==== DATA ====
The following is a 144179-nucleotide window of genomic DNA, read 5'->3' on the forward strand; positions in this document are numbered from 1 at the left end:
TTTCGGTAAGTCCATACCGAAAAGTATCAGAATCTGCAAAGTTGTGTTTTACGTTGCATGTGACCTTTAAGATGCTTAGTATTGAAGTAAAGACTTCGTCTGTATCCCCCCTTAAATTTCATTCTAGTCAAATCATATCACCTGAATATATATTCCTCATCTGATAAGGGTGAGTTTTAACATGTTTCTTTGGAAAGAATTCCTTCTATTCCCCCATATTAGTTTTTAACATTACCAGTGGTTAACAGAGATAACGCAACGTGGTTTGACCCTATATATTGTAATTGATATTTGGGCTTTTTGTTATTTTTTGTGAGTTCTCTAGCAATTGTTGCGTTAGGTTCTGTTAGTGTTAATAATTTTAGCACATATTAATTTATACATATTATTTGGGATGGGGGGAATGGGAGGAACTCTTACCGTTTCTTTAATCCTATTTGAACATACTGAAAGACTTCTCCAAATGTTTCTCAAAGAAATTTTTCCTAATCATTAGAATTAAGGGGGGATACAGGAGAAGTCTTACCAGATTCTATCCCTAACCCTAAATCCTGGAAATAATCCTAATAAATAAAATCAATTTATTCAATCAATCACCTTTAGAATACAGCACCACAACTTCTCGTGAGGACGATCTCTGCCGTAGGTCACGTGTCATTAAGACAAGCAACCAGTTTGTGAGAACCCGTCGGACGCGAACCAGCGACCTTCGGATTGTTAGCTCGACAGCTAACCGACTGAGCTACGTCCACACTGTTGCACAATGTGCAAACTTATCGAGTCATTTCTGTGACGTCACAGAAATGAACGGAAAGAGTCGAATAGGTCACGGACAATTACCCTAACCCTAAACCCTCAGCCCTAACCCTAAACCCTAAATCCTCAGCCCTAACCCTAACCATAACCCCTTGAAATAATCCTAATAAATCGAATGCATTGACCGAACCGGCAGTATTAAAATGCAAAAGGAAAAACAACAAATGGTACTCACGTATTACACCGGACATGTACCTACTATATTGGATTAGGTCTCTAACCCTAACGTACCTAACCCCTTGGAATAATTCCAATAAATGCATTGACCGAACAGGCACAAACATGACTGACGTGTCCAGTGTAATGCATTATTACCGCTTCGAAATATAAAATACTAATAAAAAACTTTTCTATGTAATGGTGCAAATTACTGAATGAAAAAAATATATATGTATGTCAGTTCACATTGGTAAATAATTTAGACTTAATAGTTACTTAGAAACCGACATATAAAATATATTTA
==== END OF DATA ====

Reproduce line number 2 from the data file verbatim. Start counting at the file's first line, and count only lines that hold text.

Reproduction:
TTTCGGTAAGTCCATACCGAAAAGTATCAGAATCTGCAAAGTTGTGTTTTACGTTGCATGTGACCTTTAAGATGCTTAGTATTGAAGTAAAGACTTCGTCTGTATCCCCCCTTAAATTTCATTCTAGTCAAATCATATCACCTGAATATATATTCCTCATCTGATAAGGGTGAGTTTTAACATGTTTCTTTGGAAAGAATTCCTTCTATTCCCCCATATTAGTTTTTAACATTACCAGTGGTTAACAGAGATAACGCAACGTGGTTTGACCCTATATATTGTAATTGATATTTGGGCTTTTTGTTATTTTTTGTGAGTTCTCTAGCAATTGTTGCGTTAGGTTCTGTTAGTGTTAATAATTTTAGCACATATTAATTTATACATATTATTTGGGATGGGGGGAATGGGAGGAACTCTTACCGTTTCTTTAATCCTATTTGAACATACTGAAAGACTTCTCCAAATGTTTCTCAAAGAAATTTTTCCTAATCATTAGAATTAAGGGGGGATACAGGAGAAGTCTTACCAGATTCTATCCCTAACCCTAAATCCTGGAAATAATCCTAATAAATAAAATCAATTTATTCAATCAATCACCTTTAGAATACAGCACCACAACTTCTCGTGAGGACGATCTCTGCCGTAGGTCACGTGTCATTAAGACAAGCAACCAGTTTGTGAGAACCCGTCGGACGCGAACCAGCGACCTTCGGATTGTTAGCTCGACAGCTAACCGACTGAGCTACGTCCACACTGTTGCACAATGTGCAAACTTATCGAGTCATTTCTGTGACGTCACAGAAATGAACGGAAAGAGTCGAATAGGTCACGGACAATTACCCTAACCCTAAACCCTCAGCCCTAACCCTAAACCCTAAATCCTCAGCCCTAACCCTAACCATAACCCCTTGAAATAATCCTAATAAATCGAATGCATTGACCGAACCGGCAGTATTAAAATGCAAAAGGAAAAACAACAAATGGTACTCACGTATTACACCGGACATGTACCTACTATATTGGATTAGGTCTCTAACCCTAACGTACCTAACCCCTTGGAATAATTCCAATAAATGCATTGACCGAACAGGCACAAACATGACTGACGTGTCCAGTGTAATGCATTATTACCGCTTCGAAATATAAAATACTAATAAAAAACTTTTCTATGTAATGGTGCAAATTACTGAATGAAAAAAATATATATGTATGTCAGTTCACATTGGTAAATAATTTAGACTTAATAGTTACTTAGAAACCGACATATAAAATATATTTA